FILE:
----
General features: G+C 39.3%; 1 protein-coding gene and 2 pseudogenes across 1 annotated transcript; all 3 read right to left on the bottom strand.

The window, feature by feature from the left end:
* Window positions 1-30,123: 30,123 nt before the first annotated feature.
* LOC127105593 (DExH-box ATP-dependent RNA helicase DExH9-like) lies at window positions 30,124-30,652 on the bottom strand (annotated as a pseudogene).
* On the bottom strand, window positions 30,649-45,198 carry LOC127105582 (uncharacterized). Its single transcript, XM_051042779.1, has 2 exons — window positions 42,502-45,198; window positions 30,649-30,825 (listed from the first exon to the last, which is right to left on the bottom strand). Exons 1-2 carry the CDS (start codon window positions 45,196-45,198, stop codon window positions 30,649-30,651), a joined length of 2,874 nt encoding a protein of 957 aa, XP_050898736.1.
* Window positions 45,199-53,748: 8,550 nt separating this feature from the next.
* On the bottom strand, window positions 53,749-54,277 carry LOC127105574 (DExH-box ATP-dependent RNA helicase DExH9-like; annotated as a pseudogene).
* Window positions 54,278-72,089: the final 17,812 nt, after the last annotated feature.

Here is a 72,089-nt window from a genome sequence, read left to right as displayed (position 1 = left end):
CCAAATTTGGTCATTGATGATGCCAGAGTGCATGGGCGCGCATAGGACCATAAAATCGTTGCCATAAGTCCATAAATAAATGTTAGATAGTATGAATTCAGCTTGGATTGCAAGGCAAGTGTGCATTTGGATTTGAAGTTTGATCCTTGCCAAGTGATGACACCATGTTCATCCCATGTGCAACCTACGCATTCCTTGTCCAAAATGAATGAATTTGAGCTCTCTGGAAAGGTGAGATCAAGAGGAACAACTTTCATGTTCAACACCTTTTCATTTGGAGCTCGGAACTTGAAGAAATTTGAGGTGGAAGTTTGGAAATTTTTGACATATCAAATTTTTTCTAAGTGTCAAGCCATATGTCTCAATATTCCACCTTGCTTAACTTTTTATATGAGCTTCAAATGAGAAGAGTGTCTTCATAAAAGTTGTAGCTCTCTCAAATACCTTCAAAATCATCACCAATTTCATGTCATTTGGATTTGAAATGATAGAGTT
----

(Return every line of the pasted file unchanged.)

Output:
General features: G+C 39.3%; 1 protein-coding gene and 2 pseudogenes across 1 annotated transcript; all 3 read right to left on the bottom strand.

The window, feature by feature from the left end:
* Window positions 1-30,123: 30,123 nt before the first annotated feature.
* LOC127105593 (DExH-box ATP-dependent RNA helicase DExH9-like) lies at window positions 30,124-30,652 on the bottom strand (annotated as a pseudogene).
* On the bottom strand, window positions 30,649-45,198 carry LOC127105582 (uncharacterized). Its single transcript, XM_051042779.1, has 2 exons — window positions 42,502-45,198; window positions 30,649-30,825 (listed from the first exon to the last, which is right to left on the bottom strand). Exons 1-2 carry the CDS (start codon window positions 45,196-45,198, stop codon window positions 30,649-30,651), a joined length of 2,874 nt encoding a protein of 957 aa, XP_050898736.1.
* Window positions 45,199-53,748: 8,550 nt separating this feature from the next.
* On the bottom strand, window positions 53,749-54,277 carry LOC127105574 (DExH-box ATP-dependent RNA helicase DExH9-like; annotated as a pseudogene).
* Window positions 54,278-72,089: the final 17,812 nt, after the last annotated feature.

Here is a 72,089-nt window from a genome sequence, read left to right as displayed (position 1 = left end):
CCAAATTTGGTCATTGATGATGCCAGAGTGCATGGGCGCGCATAGGACCATAAAATCGTTGCCATAAGTCCATAAATAAATGTTAGATAGTATGAATTCAGCTTGGATTGCAAGGCAAGTGTGCATTTGGATTTGAAGTTTGATCCTTGCCAAGTGATGACACCATGTTCATCCCATGTGCAACCTACGCATTCCTTGTCCAAAATGAATGAATTTGAGCTCTCTGGAAAGGTGAGATCAAGAGGAACAACTTTCATGTTCAACACCTTTTCATTTGGAGCTCGGAACTTGAAGAAATTTGAGGTGGAAGTTTGGAAATTTTTGACATATCAAATTTTTTCTAAGTGTCAAGCCATATGTCTCAATATTCCACCTTGCTTAACTTTTTATATGAGCTTCAAATGAGAAGAGTGTCTTCATAAAAGTTGTAGCTCTCTCAAATACCTTCAAAATCATCACCAATTTCATGTCATTTGGATTTGAAATGATAGAGTT